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June 18, 2021

ISPR launches National Amateur Short Film Festival ‘21

June 18, 2021

The National Amateur Short Film Festival (NASFF ‘21) was launched by one of the most esteemed and prestigious organisations of Pakistan, Inter Services Public Relations (ISPR).

Individuals aspiring to be filmmakers were invited to participate in the festival, who previously had no platform to establish themselves and demonstrate their talents and skills. NASFF proved to be the first organised, disciplined, and serious festival of its kind, and the featured winners of the festival were awarded prizes and provided scholarships to further their study of filmmaking internationally.

I was honored to be invited to NASFF as a juror. Not only did I highly value this invitation and considered it a privilege, I also viewed it as a staunch responsibility. In my 50 years of film life and experience, I have been taught by many prized names of the Pakistani film industry and was fortunate enough to pay it forward and teach those who came after me. However, in all of these years, I never saw films in Pakistan becoming a truly successful and celebrated art form — this is why I took my role in NASFF as such a responsibility — a responsibility to be a part of the change this initiative promises to be.

Twelve years ago, in partnership with Dr. Mughees of Punjab University, I tried to expand the Mass Communications programme to be inclusive of filmmaking with the hope of introducing new talent into the film industry. Unfortunately, this effort was unsuccessful. The students studied film and earned their degrees, but did not turn their talents to filmmaking. Instead they chose to work for television or private production companies. Meanwhile, veteran and new television directors from Karachi rallied together and worked on a few film projects, but those films could not withstand the test of our audience’s keen eye and were proclaimed to be dramas playing on the screens of cinema houses.

And so there remained a looming question — how will the revival of film become a reality? The revival of real cinema with entertainment and artistic merits, and films that promote the image of Pakistan. While there were valiant efforts made, films produced in the last few years could neither become fine representations of Pakistani culture, nor provide entertainment value. Another question also arises — where were we falling short? How are we still failing? The answer: Perhaps there is no true filmmaker left amongst us, like those whose greatest passion was to make the highest form of art they possibly could, and for them it was film.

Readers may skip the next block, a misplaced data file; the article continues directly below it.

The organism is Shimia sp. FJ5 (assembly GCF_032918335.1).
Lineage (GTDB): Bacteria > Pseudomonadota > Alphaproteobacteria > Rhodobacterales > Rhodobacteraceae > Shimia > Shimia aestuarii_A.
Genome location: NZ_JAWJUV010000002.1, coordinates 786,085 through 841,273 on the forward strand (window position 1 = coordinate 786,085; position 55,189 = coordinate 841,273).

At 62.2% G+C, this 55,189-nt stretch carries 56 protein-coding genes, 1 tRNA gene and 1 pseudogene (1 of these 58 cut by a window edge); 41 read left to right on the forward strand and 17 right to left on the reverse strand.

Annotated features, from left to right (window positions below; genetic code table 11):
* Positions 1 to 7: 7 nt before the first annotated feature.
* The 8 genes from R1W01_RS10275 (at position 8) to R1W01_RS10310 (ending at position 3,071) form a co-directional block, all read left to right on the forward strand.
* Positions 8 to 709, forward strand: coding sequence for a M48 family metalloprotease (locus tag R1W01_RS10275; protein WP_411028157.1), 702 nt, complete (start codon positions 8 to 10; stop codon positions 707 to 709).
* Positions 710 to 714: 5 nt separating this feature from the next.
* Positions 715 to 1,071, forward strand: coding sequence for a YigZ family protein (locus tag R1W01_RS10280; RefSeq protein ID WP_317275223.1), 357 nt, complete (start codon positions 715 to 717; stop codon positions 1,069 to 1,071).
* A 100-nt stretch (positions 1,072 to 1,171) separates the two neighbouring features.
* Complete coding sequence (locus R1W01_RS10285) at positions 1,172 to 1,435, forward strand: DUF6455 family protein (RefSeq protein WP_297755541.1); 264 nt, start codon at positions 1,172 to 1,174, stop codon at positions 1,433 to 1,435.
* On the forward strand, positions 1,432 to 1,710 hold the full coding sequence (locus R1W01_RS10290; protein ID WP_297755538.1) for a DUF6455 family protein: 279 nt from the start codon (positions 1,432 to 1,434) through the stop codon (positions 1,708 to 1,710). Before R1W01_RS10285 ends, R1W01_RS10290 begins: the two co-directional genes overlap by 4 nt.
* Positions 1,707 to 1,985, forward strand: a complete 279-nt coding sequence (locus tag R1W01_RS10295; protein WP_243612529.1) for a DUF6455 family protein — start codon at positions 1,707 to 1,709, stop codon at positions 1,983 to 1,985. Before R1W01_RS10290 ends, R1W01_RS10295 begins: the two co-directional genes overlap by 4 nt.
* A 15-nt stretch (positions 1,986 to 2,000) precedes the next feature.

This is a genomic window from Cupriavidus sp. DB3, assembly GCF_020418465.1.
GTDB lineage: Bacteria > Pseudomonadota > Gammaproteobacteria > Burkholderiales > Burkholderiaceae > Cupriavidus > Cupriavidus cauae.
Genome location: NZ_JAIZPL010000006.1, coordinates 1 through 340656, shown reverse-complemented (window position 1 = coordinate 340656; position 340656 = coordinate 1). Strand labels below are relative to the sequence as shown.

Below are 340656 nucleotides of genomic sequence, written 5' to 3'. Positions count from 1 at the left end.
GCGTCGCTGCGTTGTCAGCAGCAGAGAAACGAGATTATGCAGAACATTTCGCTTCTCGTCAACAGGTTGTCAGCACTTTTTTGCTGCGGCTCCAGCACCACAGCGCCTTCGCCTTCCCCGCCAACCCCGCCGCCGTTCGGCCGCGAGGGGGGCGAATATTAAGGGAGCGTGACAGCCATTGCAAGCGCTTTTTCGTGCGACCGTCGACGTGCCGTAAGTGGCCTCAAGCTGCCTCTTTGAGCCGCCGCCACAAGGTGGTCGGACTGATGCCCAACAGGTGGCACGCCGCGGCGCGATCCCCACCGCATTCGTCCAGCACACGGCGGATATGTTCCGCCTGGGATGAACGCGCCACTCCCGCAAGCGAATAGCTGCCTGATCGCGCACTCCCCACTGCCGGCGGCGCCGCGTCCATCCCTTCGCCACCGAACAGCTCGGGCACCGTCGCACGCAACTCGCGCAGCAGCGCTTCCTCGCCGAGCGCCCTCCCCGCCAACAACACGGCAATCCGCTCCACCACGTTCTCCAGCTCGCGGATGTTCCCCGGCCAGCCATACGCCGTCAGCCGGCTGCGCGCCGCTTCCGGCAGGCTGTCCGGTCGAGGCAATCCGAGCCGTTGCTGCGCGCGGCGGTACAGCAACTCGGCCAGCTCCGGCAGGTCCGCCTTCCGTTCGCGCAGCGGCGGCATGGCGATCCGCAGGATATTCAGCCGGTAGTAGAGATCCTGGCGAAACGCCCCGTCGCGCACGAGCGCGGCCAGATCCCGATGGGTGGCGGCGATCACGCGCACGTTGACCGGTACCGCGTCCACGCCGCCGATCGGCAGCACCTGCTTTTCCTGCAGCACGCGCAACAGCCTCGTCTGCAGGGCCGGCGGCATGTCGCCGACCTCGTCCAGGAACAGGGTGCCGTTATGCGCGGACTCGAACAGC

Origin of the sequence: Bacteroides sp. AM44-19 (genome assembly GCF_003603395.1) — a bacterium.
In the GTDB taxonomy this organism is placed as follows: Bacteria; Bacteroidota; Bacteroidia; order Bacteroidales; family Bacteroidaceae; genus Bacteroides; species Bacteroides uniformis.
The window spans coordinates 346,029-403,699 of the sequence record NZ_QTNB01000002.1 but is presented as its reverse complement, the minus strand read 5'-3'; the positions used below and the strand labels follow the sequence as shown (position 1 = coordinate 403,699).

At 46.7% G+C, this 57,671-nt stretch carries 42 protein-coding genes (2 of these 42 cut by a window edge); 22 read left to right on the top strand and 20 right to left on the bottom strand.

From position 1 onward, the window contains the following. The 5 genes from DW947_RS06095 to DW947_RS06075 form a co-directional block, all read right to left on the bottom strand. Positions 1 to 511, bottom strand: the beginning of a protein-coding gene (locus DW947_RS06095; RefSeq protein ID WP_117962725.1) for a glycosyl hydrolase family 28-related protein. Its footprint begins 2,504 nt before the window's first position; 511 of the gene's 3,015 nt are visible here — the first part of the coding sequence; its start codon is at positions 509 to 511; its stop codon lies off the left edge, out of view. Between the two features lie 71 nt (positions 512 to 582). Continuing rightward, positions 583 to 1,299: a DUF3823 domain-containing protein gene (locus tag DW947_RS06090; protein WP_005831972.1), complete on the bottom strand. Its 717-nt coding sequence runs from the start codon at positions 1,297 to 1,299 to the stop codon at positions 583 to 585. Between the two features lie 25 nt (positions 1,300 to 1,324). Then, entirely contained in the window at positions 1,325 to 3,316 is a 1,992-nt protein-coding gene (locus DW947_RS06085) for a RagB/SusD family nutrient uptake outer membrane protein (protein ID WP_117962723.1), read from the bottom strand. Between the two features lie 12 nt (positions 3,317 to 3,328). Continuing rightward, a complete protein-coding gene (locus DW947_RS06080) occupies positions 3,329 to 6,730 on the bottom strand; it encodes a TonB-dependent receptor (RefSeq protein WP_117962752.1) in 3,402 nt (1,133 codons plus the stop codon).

All this to say something that is indeed quite simple: I have the deepest appreciation for ISPR for initiating NASFF ‘21, which no other organisation in Pakistan has been able to achieve in the history of our country. NASFF will not only serve as a foundation and launching pad for filmmakers, but also serve as an organisation that will make them aware of their responsibility to work for better representation of our country. Up and coming filmmakers will also feel a sense of confidence along with this keen sense of responsibility when they hold the faith and endorsement of one of the most prestigious organisations of Pakistan. From this will emerge a drive in new filmmakers to achieve the highest of accolades for their art and to represent Pakistani art and culture on the world stage.

It would be unwise to not note here that ISPR has demonstrated a conviction in the ability of films to create a positive image of Pakistan internationally, may that be by screening Pakistani films at festivals internationally or in cinema houses of our own cities, towns, and villages. Here, the cinema revival in Iran is an appropriate example. Before the revolution of Imam Khomeini, the cinema of Iran was similarly ailing as Pakistani cinema is today. Imam Khomeini founded the organisation called Faraabi, which provided funding and opportunities to new filmmakers with the express objective of making films to improve the image of the country and promote its culture. The rest, as they say, is history. Today, Irani cinema’s ascent is evident, and they hold the world’s attention as well as an Oscar.

ISPR is such an esteemed organisation that those who are connected to it or endorsed by it carry a certain cache of goodwill and enjoy a privilege and respect simply by association. I am confident that this latest effort in the form of NASFF will serve as a foundation for the future: the revival of film and a flourishing film industry.

ISPR has been a gracious host to me for the duration of the festival and NASFF was conducted in the most professional and well-organised fashion. It is my greatest and most heartfelt hope to see the successful continuation of NASFF. I also have the ardent wish that all of us, including those who are within the industry and those outside it, will wholeheartedly support this sound and saure-footed first step in the direction of prosperity.